Cooling off in the Heatwave: Top 5 activities in Norway
In a world where the weather is usually the best form of air conditioning, temperatures could almost rival saunas. Due to the heatwave, handheld fans have recently gone out of stock across stores in the Arctic. Locals, who wear up to five layers of clothing in winter, are clad in bikinis and headed to the beach. The image above is from a beautiful summer day on the remote island of Gåsvær in Tromsø, Arctic Norway. Endless light from the sun paired with the heat it brings has turned Arctic Norway into a tropical paradise (see Activity 5).
However, it is still possible to be active in Norway without overheating! Here are a few brilliant ways locals and tourists alike have been cooling off from the heatwave:
1. SUmmer ski Season
Stryn Summer Ski
Stryn Sommerski is the largest summer ski area in Northern Europe and has been featured in a few blogs. Because of winter snowfall in the area, ski slopes are not accessible in winter.
Located along the 100-year-old “Old Stryn Mountain Road”, this makes for a great detour if you’re doing a road trip along the coast of Norway. The ski centre is about 45km east of Stryn’s city centre.
How about skiing on a glacier? FONNA Glacier Ski Resort is placed perfectly on the Folgafonna glacier and has four beautiful pistes to choose from. There are also loads of other activities to choose from, such as glacier hiking and a cool-off swim in the fjords!
Located 19km east of Jondal, it is about a 2,5 hour drive from Voss or Bergen or 6,5 hour drive from Oslo.
A few regulars recently made a vlog on Folgefonna in summer.
Sognefjellet Ski Centre
The best option for cross country skiing, Sognefjellet Summer Ski Centre is a favourite among professionals. Tracks are situated along the top of the highest mountain pass in Northern Europe. They pass through Fanaråken Glacier and lake Prestesteinsvatne, about 1400 metres above sea level.
Located in the west part of the magnificent Jotunheimen, it is about a 2,5 hour drive from Flåm or 6 hour drive from Oslo.
Johannes Klæbo from Norway’s national ski team made a vlog about his time at Sognefjellet this summer!
2. Pulpit Rock & Paddle
Preikestolen (aka Pulpit Rock) has recently drawn attention internationally from its feature in the film Mission Impossible: Fallout. Hiking to this spot is the favourite activity in the area. To cool off, the hike’s starting point offers opportunities for stand-up paddling, kayaking and canoeing, as well as a 350 metre zipline! That should keep you cool.
Instead of hiking, Pulpit Rock can also be admired from a distance on one of Lysefjord’s magnificent sightseeing cruises.
This destination can easily be added to our Norway in a Nutshell® tour.
3. River Rafting
Whether it’s white water rafting, tubing, or body rafting, all are bound to be a spectacular thrill. Some of the best areas to do this include Gaupne, Valldal, and Voss. Other activities in these areas include rib boating in Gaupne, an activity park with ziplines in Valldal, and a high rope park in Voss.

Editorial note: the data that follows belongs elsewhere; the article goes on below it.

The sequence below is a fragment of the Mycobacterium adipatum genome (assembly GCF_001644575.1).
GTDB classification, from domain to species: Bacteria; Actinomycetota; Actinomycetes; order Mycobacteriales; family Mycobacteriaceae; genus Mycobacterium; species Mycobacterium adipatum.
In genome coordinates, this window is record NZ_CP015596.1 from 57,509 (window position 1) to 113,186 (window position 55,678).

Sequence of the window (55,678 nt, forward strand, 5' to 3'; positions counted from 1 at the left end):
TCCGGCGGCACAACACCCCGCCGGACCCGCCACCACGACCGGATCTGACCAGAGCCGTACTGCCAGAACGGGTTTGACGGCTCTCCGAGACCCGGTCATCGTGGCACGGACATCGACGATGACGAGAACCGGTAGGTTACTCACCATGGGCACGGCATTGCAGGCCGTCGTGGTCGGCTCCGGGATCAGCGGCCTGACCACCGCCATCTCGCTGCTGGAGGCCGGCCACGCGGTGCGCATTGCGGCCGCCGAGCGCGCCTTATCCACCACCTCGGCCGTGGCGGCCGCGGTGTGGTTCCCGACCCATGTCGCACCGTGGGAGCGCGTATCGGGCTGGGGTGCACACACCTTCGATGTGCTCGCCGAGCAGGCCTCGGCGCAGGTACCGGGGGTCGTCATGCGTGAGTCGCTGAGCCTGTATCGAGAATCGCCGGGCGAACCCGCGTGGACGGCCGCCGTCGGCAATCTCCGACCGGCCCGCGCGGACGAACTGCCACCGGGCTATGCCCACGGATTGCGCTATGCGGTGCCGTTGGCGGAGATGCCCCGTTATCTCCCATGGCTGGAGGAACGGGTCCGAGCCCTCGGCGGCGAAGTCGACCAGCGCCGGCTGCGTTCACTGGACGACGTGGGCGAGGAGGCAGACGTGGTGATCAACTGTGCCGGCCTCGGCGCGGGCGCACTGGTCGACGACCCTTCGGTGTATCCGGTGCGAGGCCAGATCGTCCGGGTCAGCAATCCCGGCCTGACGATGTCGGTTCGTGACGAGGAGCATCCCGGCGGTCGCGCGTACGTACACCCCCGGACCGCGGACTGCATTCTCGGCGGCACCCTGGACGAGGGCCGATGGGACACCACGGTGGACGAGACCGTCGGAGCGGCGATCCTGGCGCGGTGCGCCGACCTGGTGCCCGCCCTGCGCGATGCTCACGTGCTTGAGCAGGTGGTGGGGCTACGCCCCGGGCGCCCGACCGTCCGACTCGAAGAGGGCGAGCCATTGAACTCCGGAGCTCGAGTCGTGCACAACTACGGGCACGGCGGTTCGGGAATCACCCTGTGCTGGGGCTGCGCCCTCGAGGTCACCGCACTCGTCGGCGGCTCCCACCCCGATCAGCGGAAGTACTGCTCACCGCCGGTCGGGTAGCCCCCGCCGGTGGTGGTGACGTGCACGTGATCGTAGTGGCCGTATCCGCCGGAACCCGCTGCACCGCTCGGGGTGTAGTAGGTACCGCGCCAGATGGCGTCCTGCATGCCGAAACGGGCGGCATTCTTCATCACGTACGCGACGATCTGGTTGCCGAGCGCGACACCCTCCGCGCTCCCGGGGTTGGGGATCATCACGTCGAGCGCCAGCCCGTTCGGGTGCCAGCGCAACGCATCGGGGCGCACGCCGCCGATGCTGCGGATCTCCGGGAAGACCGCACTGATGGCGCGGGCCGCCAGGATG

You can do this on your own, with friends and family or in groups and courses! Areas have various challenge levels and opportunities for everyone. Each place has its own spectacular scenes and surrounding attractions.
4. Walks under Waterfalls
Brendan van Son’s vlog gives a great overview of the best waterfalls to visit in Norway.
Visit Norway recently featured Vøringsfossen as Norway’s most popular waterfall. It is located in the Hardangervidda mountain plateau, plunging down close to 200 metres into the valley below. The area has spectacular fjord and highland views, and it is now also more accessible after construction work on the roads and hotels nearby. Hiking to the waterfalls is possible from May to October, and takes around 1 hour from the starting point at Storegjel. The drive here is 2,5 hours from Bergen or 4 hours form Oslo.
5. Beach Breezes
For an easier summer, the most spectacular Norwegian beaches offer cool breezes and refreshing dips. Not only are they beautiful, but also some of the cleanest in the world! 17 of them have been awarded the Blue Flag certification, including Kristiansand Zoo this year.
Beautiful beaches can be found pretty much anywhere along the coast of Norway, whether it’s in the very south of Kritiansand, along your Norway in a Nutshell® tour in Bergen, or further north in Lofoten (as seen on our Instagram). The insanity of this year’s heatwave is in the fact that the northernmost beaches are just as hot as the southern ones.
Telegrafbukta Beach in Tromsø is known mostly as a great place to spot the Northern Lights in winter. Many have claimed to see Northern Lights up to 3/4 of the nights they were there!
However, few know just how beautiful it can be in summer. The midnight sun has been especially bright in the past weeks, and Telegrafbukta is a perfect viewpoint for it. The photo below was taken here a few days ago. The beach is an easy 30-minute walk from Tromsø’s town centre.
The islands surrounding Tromsø are equally astounding in summer. It’s hard to believe they’re snow-covered and frozen in winter when you’ve sun-bathed on sandy white beaches and kayaked in clear blue waters. Whilst advertising stereotypical Arctic winters, sometimes the magical transformation into a truly sunny summer is forgotten.
The image below was taken in Grindøya, a short kayak trip or boat ride from Tromsø (video of the area can be found on our Instagram page). You can also paddle to Kvaløya, or Whale Island. Few tourists know about this absolute beauty!
What more could you want in this heatwave? Forget work, time for an extended road trip along the Norwegian coast.